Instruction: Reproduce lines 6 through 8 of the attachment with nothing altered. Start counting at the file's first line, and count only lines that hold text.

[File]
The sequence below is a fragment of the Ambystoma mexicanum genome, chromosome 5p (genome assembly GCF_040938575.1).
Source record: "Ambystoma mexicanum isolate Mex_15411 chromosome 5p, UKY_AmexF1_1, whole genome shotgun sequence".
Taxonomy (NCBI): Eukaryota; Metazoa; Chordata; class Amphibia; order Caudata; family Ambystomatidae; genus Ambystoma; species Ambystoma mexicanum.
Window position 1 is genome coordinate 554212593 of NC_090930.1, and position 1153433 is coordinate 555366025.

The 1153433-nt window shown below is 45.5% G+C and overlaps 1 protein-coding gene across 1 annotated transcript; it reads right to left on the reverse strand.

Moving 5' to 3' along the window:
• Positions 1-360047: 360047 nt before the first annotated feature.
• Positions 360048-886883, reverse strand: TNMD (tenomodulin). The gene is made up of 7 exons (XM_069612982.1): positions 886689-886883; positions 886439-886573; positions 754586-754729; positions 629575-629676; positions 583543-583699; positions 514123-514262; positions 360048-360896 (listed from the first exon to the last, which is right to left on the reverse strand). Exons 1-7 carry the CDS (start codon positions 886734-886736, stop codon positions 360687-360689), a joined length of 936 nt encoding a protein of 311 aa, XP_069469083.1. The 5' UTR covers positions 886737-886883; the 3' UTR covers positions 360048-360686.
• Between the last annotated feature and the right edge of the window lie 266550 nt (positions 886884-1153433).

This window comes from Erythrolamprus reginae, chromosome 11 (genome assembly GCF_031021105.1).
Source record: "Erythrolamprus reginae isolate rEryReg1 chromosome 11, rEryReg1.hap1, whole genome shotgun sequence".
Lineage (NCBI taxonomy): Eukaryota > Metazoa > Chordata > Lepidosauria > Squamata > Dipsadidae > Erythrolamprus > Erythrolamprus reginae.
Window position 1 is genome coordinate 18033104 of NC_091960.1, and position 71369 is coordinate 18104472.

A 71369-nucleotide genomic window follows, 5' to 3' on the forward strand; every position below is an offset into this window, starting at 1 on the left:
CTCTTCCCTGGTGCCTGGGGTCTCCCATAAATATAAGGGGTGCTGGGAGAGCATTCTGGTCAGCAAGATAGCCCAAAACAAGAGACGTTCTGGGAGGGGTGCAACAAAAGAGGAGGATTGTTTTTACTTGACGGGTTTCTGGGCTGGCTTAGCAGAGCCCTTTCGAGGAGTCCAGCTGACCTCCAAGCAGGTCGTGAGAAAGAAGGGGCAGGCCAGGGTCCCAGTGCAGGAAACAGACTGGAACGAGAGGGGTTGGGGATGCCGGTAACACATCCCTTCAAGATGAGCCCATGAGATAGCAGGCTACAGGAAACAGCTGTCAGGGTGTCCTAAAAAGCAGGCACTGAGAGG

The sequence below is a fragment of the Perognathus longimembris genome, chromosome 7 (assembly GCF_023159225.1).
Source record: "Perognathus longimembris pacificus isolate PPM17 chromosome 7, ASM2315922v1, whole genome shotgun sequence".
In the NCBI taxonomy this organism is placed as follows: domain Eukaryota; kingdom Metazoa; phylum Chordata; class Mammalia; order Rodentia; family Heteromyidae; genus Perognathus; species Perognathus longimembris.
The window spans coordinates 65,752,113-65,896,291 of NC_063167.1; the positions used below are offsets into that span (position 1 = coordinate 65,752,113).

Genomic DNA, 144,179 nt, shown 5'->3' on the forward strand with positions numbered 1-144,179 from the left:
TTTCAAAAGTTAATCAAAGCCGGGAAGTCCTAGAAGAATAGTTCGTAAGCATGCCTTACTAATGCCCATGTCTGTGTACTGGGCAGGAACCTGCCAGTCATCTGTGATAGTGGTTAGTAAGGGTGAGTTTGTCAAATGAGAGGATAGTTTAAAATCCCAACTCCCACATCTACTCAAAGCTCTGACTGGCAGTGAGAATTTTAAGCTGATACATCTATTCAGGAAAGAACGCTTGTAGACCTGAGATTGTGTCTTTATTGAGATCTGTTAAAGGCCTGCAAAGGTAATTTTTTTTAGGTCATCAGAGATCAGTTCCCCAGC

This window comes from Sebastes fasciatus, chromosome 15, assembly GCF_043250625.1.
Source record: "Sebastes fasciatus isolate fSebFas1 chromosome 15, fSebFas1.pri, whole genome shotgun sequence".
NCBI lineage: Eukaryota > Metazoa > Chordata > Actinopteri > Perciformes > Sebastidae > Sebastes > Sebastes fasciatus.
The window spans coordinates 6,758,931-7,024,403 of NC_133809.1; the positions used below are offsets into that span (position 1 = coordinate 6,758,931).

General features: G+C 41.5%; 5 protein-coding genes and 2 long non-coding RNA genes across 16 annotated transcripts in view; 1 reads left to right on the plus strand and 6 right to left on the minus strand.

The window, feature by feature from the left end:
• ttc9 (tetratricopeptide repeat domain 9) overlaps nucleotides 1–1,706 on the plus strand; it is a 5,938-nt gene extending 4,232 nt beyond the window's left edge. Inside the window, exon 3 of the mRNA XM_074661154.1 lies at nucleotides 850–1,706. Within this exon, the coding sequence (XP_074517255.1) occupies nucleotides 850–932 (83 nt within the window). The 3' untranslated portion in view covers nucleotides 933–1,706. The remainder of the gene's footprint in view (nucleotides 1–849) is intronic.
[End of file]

Moving 5' to 3' along the window:
• Positions 1-360047: 360047 nt before the first annotated feature.
• Positions 360048-886883, reverse strand: TNMD (tenomodulin). The gene is made up of 7 exons (XM_069612982.1): positions 886689-886883; positions 886439-886573; positions 754586-754729; positions 629575-629676; positions 583543-583699; positions 514123-514262; positions 360048-360896 (listed from the first exon to the last, which is right to left on the reverse strand). Exons 1-7 carry the CDS (start codon positions 886734-886736, stop codon positions 360687-360689), a joined length of 936 nt encoding a protein of 311 aa, XP_069469083.1. The 5' UTR covers positions 886737-886883; the 3' UTR covers positions 360048-360686.